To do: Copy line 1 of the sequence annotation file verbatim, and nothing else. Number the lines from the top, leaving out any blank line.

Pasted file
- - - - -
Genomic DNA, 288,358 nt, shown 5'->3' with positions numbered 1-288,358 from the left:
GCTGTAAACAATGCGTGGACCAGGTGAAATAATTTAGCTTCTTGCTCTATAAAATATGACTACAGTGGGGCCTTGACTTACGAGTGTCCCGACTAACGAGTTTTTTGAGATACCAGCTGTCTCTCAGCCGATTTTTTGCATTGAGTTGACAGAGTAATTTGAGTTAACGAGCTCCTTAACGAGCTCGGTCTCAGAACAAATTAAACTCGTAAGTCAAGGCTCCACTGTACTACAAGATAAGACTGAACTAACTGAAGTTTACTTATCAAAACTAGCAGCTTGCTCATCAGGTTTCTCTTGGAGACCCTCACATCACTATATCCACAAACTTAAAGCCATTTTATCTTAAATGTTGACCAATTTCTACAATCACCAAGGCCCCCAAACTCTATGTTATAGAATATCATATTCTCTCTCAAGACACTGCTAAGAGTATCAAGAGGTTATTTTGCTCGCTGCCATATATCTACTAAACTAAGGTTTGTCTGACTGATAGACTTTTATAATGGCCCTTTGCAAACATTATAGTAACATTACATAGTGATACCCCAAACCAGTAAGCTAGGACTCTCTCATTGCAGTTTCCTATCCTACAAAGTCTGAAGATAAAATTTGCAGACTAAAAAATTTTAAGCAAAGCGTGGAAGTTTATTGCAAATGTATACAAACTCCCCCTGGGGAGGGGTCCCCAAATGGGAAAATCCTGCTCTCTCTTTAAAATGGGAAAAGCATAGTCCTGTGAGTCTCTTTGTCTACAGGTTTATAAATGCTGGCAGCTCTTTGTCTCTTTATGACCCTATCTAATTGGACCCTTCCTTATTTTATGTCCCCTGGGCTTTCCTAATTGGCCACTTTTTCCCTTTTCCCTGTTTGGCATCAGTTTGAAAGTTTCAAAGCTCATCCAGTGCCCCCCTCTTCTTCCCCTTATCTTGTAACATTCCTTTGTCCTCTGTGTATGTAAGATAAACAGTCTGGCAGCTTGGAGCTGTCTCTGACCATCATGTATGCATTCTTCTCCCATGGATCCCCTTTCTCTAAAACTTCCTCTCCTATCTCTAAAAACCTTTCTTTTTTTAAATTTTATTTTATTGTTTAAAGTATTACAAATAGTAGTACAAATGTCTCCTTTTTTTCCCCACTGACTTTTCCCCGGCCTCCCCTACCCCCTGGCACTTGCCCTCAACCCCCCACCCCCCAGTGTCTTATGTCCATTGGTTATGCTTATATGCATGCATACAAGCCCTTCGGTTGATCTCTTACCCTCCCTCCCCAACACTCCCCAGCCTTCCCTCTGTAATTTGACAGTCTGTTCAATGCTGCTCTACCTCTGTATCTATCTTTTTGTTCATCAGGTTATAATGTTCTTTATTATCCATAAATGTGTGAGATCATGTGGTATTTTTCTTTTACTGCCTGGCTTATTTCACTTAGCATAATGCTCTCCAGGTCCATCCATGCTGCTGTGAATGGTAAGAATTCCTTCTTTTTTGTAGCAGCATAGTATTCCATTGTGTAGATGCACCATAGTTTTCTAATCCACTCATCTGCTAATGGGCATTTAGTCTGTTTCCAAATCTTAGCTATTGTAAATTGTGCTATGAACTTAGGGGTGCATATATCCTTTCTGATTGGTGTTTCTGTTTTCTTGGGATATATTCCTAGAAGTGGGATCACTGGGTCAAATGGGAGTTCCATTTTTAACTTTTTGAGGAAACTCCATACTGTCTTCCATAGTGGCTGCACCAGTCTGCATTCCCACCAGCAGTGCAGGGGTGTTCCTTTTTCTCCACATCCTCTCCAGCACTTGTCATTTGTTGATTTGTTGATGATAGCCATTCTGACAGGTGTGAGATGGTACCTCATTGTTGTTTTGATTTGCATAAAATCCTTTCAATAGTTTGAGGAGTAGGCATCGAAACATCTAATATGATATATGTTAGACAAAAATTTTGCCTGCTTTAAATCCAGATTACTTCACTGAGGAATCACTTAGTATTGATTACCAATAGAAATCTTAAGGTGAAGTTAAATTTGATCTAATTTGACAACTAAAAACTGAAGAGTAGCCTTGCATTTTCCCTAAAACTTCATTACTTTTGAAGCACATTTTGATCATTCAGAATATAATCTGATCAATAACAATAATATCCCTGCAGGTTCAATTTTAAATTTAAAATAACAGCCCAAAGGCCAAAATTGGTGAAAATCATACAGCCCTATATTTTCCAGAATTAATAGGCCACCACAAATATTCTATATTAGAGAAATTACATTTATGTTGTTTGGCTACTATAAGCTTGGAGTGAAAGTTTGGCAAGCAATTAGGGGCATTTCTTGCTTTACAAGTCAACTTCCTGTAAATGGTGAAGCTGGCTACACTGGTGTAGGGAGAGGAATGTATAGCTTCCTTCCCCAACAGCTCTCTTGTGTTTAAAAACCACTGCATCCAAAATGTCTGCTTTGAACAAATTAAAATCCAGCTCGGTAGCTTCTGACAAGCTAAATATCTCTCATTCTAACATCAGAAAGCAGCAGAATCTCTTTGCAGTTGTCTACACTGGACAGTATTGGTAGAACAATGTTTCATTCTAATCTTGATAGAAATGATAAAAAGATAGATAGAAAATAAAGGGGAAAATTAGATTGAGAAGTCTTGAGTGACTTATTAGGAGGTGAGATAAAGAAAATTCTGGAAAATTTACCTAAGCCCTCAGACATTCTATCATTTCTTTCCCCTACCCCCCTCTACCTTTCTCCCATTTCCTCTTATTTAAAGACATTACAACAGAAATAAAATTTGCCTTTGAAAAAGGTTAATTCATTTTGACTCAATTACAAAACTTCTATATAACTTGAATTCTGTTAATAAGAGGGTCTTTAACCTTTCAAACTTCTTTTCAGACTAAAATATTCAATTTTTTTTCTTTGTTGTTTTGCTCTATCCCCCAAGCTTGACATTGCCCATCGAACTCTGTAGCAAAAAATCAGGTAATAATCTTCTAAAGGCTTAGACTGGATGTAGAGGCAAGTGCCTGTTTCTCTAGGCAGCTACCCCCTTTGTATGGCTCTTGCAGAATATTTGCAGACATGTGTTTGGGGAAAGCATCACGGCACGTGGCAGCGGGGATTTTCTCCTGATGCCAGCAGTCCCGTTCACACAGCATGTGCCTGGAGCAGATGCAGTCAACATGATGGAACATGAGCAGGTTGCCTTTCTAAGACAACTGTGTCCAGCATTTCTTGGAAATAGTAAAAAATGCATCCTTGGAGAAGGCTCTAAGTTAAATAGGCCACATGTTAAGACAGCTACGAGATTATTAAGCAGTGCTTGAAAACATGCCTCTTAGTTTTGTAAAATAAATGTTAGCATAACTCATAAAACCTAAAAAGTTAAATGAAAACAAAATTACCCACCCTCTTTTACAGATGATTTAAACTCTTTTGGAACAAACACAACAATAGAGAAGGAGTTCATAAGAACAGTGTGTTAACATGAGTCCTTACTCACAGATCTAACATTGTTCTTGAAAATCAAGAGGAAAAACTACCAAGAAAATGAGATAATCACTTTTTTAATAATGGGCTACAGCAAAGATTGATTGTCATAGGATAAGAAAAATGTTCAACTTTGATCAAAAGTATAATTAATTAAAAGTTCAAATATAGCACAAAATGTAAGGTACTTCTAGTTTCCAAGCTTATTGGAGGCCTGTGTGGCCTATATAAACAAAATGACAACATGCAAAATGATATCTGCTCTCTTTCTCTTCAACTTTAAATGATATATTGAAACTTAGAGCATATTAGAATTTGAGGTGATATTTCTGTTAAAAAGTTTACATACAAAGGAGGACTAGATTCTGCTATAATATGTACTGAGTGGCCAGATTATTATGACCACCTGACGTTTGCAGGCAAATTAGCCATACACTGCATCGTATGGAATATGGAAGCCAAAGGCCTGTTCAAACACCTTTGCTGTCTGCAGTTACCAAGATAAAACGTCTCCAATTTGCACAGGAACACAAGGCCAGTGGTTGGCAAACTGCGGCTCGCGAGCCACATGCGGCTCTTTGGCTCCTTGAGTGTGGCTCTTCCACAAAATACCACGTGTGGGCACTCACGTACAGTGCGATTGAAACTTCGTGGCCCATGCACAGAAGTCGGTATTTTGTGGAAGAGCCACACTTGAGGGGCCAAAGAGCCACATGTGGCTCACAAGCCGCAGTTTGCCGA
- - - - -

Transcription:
Genomic DNA, 288,358 nt, shown 5'->3' with positions numbered 1-288,358 from the left: